Heat + Bike = Headaches and Sickness
I think you do need SOME salt(s) though. quite a lot is excreted, so why wouldn’t you need to replace it?
Because it would appear that we have an internal store to replace it from.Posted 4 years agoMrs ToastMember
I threw up in the cafe in Cannock Chase on Saturday, but I don’t think anybody noticed. I managed to hold it in my cheeks like some sort of vomity hamster, until I managed to discreetly dispose of it. I quite often get dizzy and a little bit vomity during or after hard rides – during though I’m normally OK, as long as I don’t stop.
From my internet diagnosis, there are three main causes of being horribly ill during/after intensive exercise:
• Dehydration – not drinking enough water. I got through three bottles in two hours, but there were still times when my mouth was dry and sticky.
• Too much water, too quickly – if you gulp large amounts instead of taking small sips, your stomach will try and protect itself from overfilling.
With mine though, I suspect its probably more poor nutrition – I had Shreddies first thing in the morning, then that was it (hence why I just threw up water and nothing else). By half three I was running on empty – apparently you’re supposed to eat 1-2 hours before exercise, or you can suffer from low blood sugar. Mr Toast is forever chiding me for not eating anything before riding…
I’m going to try eating a bit more sensibly and see if that fixes it…Posted 4 years agothisisnotaspoonMember
Make sense, but
a) he doesn’t say where this sodium store is, only hypothesising it’s existance?
b) it seems to focus on short term events, what if you go out for 4 hours in the heat and sweat a lot of salt out? Not quantified but judgeing by my clothes afterwards, a 4-5 hour road ride must lose a lot of salt.
c) doesn’t deny that salt’s needed, just that it can be stored for another time. If you don’t eat mnay salty foods and exercise in hot weather, then a ‘suplement’ (whether a sports drink or a tsp of salt) might be nececary after all?
take an additional normal drink like water and OJ with a maybe two teas spoons of salt added
That’s quite a lot, going by taste I reckon
Nuun – less than half a level tsp
H5 Zero – level tsp
H5 energy drink – level tsp
H5 isotonic energy drink – 1.5 or 2 level tsp
That’s assuming all teaspoons are the same.Posted 4 years agoBadlyWiredDogSubscriber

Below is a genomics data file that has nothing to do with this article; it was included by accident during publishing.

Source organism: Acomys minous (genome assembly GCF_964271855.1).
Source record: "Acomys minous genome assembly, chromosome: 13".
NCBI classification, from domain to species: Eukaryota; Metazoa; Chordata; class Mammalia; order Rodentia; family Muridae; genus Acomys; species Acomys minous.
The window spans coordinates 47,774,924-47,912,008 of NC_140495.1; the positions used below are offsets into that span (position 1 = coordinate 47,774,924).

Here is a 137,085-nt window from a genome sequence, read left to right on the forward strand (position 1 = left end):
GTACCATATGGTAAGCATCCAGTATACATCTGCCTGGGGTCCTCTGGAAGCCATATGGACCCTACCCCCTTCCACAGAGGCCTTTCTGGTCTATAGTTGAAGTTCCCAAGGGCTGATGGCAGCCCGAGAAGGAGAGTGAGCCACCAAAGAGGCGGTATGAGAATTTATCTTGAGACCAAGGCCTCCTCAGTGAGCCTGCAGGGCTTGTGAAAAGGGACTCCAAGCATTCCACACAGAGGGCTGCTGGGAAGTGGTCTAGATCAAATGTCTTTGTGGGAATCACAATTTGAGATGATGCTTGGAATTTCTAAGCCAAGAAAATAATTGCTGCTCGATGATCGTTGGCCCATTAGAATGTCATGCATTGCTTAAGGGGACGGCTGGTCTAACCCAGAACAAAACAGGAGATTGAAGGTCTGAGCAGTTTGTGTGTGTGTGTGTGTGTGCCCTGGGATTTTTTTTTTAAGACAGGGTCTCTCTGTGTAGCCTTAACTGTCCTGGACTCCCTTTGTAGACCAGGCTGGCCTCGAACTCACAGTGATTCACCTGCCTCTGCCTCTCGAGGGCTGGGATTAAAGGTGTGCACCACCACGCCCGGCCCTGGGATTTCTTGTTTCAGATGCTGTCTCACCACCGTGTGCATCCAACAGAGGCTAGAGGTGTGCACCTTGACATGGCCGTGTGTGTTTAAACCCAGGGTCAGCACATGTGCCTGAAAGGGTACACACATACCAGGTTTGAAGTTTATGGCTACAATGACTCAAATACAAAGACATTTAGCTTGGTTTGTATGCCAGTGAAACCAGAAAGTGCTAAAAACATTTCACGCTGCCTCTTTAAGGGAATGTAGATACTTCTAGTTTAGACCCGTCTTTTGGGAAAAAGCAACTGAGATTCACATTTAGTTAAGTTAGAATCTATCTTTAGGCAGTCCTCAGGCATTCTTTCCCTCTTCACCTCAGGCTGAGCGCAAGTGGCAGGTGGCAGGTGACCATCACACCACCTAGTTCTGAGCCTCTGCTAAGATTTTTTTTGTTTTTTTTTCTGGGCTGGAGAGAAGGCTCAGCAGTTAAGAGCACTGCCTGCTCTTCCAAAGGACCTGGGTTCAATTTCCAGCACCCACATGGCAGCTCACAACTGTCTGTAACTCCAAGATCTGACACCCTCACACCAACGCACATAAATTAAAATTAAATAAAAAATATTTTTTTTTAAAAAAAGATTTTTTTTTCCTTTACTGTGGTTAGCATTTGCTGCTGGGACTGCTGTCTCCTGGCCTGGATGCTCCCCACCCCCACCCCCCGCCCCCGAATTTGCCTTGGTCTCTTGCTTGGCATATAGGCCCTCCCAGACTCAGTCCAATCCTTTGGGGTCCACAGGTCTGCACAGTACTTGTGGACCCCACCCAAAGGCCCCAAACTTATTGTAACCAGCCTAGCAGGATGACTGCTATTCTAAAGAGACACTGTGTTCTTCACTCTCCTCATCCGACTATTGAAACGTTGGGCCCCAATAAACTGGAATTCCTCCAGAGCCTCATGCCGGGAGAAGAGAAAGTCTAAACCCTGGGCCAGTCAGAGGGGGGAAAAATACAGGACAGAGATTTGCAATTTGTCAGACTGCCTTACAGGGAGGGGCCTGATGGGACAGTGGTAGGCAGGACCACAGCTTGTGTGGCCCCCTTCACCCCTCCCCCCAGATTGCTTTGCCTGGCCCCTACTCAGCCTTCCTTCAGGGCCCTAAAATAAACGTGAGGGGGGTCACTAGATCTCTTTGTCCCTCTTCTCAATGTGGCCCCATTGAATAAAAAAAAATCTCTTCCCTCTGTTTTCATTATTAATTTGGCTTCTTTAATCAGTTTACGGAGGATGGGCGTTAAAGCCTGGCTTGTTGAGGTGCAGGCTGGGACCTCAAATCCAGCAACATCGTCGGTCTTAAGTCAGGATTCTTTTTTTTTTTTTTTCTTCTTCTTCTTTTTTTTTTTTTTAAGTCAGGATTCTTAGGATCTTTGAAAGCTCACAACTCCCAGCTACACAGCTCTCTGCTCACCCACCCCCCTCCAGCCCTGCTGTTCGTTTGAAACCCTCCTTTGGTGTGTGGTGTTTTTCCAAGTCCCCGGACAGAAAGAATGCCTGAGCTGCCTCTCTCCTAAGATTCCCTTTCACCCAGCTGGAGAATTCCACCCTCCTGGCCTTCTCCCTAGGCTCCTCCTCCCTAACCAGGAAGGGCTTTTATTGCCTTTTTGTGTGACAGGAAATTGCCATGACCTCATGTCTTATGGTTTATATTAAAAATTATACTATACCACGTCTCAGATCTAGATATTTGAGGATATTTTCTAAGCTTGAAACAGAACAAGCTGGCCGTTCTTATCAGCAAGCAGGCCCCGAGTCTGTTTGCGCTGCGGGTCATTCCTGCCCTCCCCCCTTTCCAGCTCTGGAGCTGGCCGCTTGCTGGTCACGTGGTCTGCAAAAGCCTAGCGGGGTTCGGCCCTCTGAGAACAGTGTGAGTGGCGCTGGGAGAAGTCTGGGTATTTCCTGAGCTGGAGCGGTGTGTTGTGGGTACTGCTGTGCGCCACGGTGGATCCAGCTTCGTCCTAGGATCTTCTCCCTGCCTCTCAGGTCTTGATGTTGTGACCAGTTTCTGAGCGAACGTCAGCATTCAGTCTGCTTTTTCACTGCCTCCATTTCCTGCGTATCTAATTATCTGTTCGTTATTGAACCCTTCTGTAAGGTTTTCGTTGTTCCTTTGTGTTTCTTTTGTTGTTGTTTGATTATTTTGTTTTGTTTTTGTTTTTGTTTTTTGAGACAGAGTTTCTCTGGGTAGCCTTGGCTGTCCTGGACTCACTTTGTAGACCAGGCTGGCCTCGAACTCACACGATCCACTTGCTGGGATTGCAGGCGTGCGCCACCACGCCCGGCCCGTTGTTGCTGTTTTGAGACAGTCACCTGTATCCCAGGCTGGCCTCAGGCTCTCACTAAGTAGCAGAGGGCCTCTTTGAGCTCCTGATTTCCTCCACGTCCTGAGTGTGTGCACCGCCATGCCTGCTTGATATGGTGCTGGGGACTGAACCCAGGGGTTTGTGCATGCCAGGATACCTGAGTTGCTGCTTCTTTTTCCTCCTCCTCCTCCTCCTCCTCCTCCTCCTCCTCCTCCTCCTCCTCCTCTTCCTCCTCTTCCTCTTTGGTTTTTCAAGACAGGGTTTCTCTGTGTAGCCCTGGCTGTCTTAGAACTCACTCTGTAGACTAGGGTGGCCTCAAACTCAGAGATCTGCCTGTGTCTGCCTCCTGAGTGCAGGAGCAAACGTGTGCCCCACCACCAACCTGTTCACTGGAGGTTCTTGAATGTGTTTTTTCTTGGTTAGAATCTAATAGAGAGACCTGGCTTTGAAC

It actually sounds like mild heat exhaustion – nausea, headaches, dizziness etc. Bear in mind that the human body acclimatises to exercising in heat over a period of about 10 to 14 days and becomes better at coping with it.
If you go straight out into a heatwave from ‘normal’ UK temperatures your body isn’t well adapted, it might be that you need to build up gradually along with all the advice about drinking to thirst etc.
Loving the way sports science changes its back and white thinking mind constantly with encouragement from the sports nutrition giants…Posted 4 years agoSanchoMember
be careful you dont over hydrate, Ive been out at the weekend and it was 38 – 40’c and was sweating like mad, but was simply drinking as I got thirsty, and then only sipping, not gulping it down.Posted 4 years ago
i ended up being out for eleven hours and had 5 litres but still, I try not to over do the drinking.crikeyMember
I’m back from my ride. 4 hours or so on the road, 750 mls water, then another 750 because I had to wet my feet for the last 20 miles or so.
Molgrips, go and read the info about electrolytes and hydration; it might stop you talking rubbish.
…and every one who is convinced they are ‘salty sweaters’… that’s rubbish too.Posted 4 years agodoctorgnashoidzMember
For the last 10+ years I’ve been getting delayed headaches after exercise, sometimes even if just a sedate walk. I got a headache post walking up Grindsbrook in the snow. On reflection I sweated a lot as I’d dressed really well, too well.
I’ve still not got a complete answer but I generally don’t suffer like I used to, at one point it was putting me off riding.
I find if I eat well before a ride and don’t drink too much water post ride the symptoms are minimized.
Eat well for me means a nice cooked breakfast, double win.Posted 4 years ago
I’ve started taking those zero electrolyte tabs when I’m on the road bike in the water bottle and they seem to help.FunkyDuncMember
Right, because we are all making it up…
Could be the OP had too many the night before, or hadn’t drunk enough liquid in the previous 2 days, then decided to go on a bike ride so drank 2 litres of water in 1 minute before getting on the bike. Result body already dehydrated, but cant cope with a stomach full of water at the start of a ride, but still overheats quickly because dehydrated.